The strangest misconception of tango, one held by many dancers, is that the arms are not parts of the body. The often-heard advice “Don’t lead with the arms” implies that they are merely ancillary, not part of the body per se. The way, some men try to bend their women into repertoire they are not capable of leading only seems to prove this point. When women cannot uphold their own balance (and who of us men would not be completely lost in stilettos?) and instead take every possible opportunity to hang on the men’s arms―is that not a further argument of the arms’ subordinate role in tango?
Well, you don’t need an anatomy degree to know that the arms are part of the body. They are the upper limbs of what is called the appendicular skeleton; the legs form the lower part. We never hear anyone claim that the legs should not be used in tango―though perhaps we have heard of dancers making excessive use of their legs, at the cost of communication of movement by the trunk. The problem in all these cases is that the arms, legs and the trunk are not working in harmony: One part of the body acts in a fashion that the rest of the body cannot follow. The arms are often the scapegoat, but that is a logical fallacy.
Consider this. How does a woman know when and how to move when her partner holds her in an open embrace? The answer is that she moves according to what she feels in her hands. This proposal is strangely enough controversial among many tango dancers; however, through my experience as a dancer and as a teacher, I find the “don’t lead with the arms”’ misconception to be the source of much unsound, uncomfortable, unpleasant and jerky tango. If the woman attempts to follow the body but not the arms, then she is merely acting upon guesswork that should not be part of the couple’s communication. No, the woman walks because of the invitation to movement she feels through her partner’s hands. This certainly does not mean that the arms are independent of the axial skeleton (i.e. of the trunk)―but the arms form our point of communication, and the question of whether arms or the trunk is primary is the wrong question. They act in harmony.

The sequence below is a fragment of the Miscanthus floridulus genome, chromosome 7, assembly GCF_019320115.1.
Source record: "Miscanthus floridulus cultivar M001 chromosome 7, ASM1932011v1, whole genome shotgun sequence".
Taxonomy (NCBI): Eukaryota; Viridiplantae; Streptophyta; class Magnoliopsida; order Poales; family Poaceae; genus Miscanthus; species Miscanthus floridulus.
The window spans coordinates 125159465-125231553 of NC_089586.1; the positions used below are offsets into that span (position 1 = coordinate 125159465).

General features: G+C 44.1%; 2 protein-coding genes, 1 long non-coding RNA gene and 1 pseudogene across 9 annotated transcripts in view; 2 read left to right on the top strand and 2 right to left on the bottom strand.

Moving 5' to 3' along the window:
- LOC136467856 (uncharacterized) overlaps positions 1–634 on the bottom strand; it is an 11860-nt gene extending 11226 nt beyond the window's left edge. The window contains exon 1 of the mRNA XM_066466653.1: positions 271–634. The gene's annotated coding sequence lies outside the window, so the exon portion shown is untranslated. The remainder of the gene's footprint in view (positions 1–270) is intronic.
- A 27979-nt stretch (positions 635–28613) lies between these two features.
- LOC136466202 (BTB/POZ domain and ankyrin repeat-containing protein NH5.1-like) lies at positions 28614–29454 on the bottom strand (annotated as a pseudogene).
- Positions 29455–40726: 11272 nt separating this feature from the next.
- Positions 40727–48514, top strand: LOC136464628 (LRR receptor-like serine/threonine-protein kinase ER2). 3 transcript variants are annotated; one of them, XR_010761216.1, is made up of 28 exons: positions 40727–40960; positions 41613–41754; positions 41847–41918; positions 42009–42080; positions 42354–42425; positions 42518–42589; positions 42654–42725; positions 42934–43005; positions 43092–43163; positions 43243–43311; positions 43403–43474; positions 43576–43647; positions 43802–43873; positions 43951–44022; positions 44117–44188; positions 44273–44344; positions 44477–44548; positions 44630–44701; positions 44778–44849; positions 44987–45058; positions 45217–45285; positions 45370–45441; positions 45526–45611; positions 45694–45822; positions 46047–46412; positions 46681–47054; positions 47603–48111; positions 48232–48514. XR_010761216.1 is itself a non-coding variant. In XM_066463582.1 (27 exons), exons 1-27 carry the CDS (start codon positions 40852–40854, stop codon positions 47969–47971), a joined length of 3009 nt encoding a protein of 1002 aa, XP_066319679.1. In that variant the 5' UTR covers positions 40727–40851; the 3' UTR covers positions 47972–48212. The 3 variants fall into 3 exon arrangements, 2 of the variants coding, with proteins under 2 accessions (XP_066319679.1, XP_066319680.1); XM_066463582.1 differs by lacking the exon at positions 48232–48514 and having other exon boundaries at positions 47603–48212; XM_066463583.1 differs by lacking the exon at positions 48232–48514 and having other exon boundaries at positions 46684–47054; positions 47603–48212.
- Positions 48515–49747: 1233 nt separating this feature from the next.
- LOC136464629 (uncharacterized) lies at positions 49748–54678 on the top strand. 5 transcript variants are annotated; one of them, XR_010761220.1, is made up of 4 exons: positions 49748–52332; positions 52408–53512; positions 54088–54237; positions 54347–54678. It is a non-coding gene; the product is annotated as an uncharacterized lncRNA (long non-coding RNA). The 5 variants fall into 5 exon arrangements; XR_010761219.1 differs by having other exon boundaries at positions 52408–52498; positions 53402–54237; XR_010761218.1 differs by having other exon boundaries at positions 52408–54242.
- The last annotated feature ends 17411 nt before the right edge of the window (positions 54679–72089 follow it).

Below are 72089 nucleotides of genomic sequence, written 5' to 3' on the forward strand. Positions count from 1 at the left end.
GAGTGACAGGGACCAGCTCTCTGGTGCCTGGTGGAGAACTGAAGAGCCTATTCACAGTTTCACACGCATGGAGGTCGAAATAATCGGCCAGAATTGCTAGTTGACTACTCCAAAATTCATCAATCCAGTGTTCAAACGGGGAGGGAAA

Still not convinced about the importance of the arms? Consider a boleo that comes from an interrupted ocho. Would that be possible to follow through mere guesswork? Maybe―if you had a balance like a ballerina and the ability to read other’s minds like an oracle! On the other hand, would that make for a pleasant tango? No.
If we expand our awareness of arms to a Nuevo technique, or even if we are only considering a colgada in a more classical tango technique, then arms―or, more accurately, hands―are for short periods of time our primary focus. It is through the hands that we feel the dynamics of our partner’s body weight and we must actively use arm and strength in order not to disassociate the arms from our body. Thus we are at times leading our ancillary bodies with our arms.
My experience as a dancer and as a teacher is that there are many benefits to being aware of how we deliberately use our arms. Through using them we can silence them. We can work with our bodies as wholes rather than parts, and the tango turns much smoother and we can perform more advanced repertoire. Just as some women are allegedly capable of manipulating their men into believing that her own will is her husband’s, so are the arms an underestimated powerhouse in the abrazo. They rule in full silence.
Some examples of good arm use:
This is a clip that I return to over and over again. Consider the very conservative left arm of Chicho and the right of Lucia. Even so, how could she guess his will without feeling the openings in dance space that he gives her without the conscious arm work? Also, enjoy the small but exquisite colgadas at 1.10 and 1.45.
This clip with Gustavo Naveira and Giselle Anne shows many different arm techniques. Also note how he plays with not using the arms a few seconds into the dance. These two often have intelligent choreographies where they set a theme for the dance. When he plays with the hands, is that a way of saying that they will dance only with their so called bodies? Or are they rather setting the hands as their theme?
Finally, have a look at any clip with Pablo and Dana. If you watch an early clip with them, you will see hands that are perhaps overly active and often with the “Nuevo bounce” to the hands. If you find a recent clip, you will be delighted with their easy and effective communication that let them display their superior technique.